• Lev Grossman's controversial 2005 article, J.K. Rowling Hogwarts And All
  • Harry Potter is a marketable product, not literature
  • "Of course, the media has always pointed the camera firmly at the little kids, written glowing human interest stories about children and Harry Potter, and tried very hard to firmly ignore, dismiss, or mock the adults holding Potter Symposiums worldwide — to which young children are not typically admitted. But it is the adults who are the core of any fandom. And they are the ones who will stick around when the canon is closed."
  • the meta, the interviews, the context surrounding the books will likely disappear

From the Essay

People’s reactions have mostly sorted themselves out, sometimes at a glacial pace, and people have been increasingly able to articulate just what those reactions actually were. Unfortunately, although one might have expected that the worst of the shock would be over by now, and everyone would be beginning to move on, from what I am observing, that expectation seems to have been grossly inadequate to the actual results. The worst is not over at all. In fact, as time goes by and people become progressively more articulate about just what and how they are reacting to the series as a whole, the general dissatisfaction among a significant minority (or maybe it is a majority) of the older fans only seems to be increasing.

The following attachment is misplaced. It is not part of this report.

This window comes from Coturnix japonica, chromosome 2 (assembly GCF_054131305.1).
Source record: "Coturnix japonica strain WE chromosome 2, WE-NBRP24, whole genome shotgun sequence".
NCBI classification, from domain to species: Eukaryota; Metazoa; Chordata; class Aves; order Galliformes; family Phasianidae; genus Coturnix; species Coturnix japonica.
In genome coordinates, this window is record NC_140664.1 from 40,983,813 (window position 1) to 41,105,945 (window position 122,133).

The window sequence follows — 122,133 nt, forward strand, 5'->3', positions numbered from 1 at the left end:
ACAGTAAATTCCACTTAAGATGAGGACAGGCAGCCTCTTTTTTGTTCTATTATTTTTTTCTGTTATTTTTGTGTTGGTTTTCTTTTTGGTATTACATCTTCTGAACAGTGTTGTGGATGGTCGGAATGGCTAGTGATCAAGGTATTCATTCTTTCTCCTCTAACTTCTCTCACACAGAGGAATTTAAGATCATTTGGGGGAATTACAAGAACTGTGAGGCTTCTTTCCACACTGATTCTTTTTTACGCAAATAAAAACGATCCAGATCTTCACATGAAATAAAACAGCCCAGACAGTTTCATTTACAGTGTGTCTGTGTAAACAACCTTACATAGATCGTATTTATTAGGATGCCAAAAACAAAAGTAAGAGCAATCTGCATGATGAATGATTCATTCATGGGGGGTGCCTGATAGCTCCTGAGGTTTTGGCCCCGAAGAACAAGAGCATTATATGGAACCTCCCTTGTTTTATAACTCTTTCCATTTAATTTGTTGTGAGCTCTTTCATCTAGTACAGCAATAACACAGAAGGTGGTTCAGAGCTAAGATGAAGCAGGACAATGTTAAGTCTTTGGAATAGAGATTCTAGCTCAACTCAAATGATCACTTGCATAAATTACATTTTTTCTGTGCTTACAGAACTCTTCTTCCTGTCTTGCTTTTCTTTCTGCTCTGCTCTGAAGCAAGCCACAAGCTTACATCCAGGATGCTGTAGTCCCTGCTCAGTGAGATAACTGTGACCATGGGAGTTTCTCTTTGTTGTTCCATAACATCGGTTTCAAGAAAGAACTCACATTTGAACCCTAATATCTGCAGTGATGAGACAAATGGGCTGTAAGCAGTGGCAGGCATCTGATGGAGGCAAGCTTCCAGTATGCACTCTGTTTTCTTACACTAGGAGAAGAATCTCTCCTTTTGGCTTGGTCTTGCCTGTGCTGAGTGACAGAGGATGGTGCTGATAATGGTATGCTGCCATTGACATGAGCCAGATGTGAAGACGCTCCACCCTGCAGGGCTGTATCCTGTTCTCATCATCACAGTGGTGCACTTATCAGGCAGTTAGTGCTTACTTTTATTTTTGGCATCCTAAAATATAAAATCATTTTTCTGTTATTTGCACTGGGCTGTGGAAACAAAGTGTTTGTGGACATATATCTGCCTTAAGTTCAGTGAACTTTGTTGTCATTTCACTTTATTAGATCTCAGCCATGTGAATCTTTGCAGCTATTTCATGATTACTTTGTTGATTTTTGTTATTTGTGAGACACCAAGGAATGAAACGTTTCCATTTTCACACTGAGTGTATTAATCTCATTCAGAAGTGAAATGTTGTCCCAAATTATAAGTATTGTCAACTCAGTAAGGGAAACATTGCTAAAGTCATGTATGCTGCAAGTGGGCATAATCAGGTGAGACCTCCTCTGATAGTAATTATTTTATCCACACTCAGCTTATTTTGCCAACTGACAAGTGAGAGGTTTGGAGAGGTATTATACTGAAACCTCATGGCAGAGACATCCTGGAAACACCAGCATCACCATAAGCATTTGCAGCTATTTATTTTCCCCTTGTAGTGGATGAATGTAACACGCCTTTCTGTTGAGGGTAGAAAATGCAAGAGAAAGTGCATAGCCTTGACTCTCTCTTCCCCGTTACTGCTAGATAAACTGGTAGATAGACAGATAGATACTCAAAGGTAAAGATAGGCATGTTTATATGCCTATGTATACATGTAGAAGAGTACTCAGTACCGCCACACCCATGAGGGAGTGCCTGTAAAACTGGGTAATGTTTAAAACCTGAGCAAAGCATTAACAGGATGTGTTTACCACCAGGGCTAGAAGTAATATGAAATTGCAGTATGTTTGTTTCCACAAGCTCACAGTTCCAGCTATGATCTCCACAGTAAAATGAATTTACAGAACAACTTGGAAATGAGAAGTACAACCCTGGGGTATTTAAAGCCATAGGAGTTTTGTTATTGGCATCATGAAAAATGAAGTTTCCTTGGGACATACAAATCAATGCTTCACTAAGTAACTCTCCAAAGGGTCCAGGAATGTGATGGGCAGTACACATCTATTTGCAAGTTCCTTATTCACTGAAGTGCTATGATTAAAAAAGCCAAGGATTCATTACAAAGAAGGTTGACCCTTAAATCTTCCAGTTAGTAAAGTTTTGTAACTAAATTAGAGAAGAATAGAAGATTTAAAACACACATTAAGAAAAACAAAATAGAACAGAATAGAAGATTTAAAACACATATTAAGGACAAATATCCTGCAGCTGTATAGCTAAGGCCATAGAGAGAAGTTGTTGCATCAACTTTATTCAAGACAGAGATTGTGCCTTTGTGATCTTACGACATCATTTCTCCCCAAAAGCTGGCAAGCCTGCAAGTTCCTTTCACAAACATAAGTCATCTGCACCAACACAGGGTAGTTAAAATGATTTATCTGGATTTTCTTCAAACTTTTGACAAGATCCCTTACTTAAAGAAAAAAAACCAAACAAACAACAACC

And as if that were not awkward enough, a counter-reaction appears to be gaining a groundswell, too. Some of the groundswell lot didn’t even like the book all that much themselves. But the initial whinging annoyed them — which was reasonable enough — and the steadily growing articulation of the sustained dissatisfaction has prompted them to make a determined effort to smother it. I do not know whether these are mostly people who are simply being pushed out of shape by the general lack of “nice”, or whether it’s the fact that having now expressed our dissatisfaction, we have not simply gone away leaving the field to the “JK Rowling, right or wrong”, fans that offends them.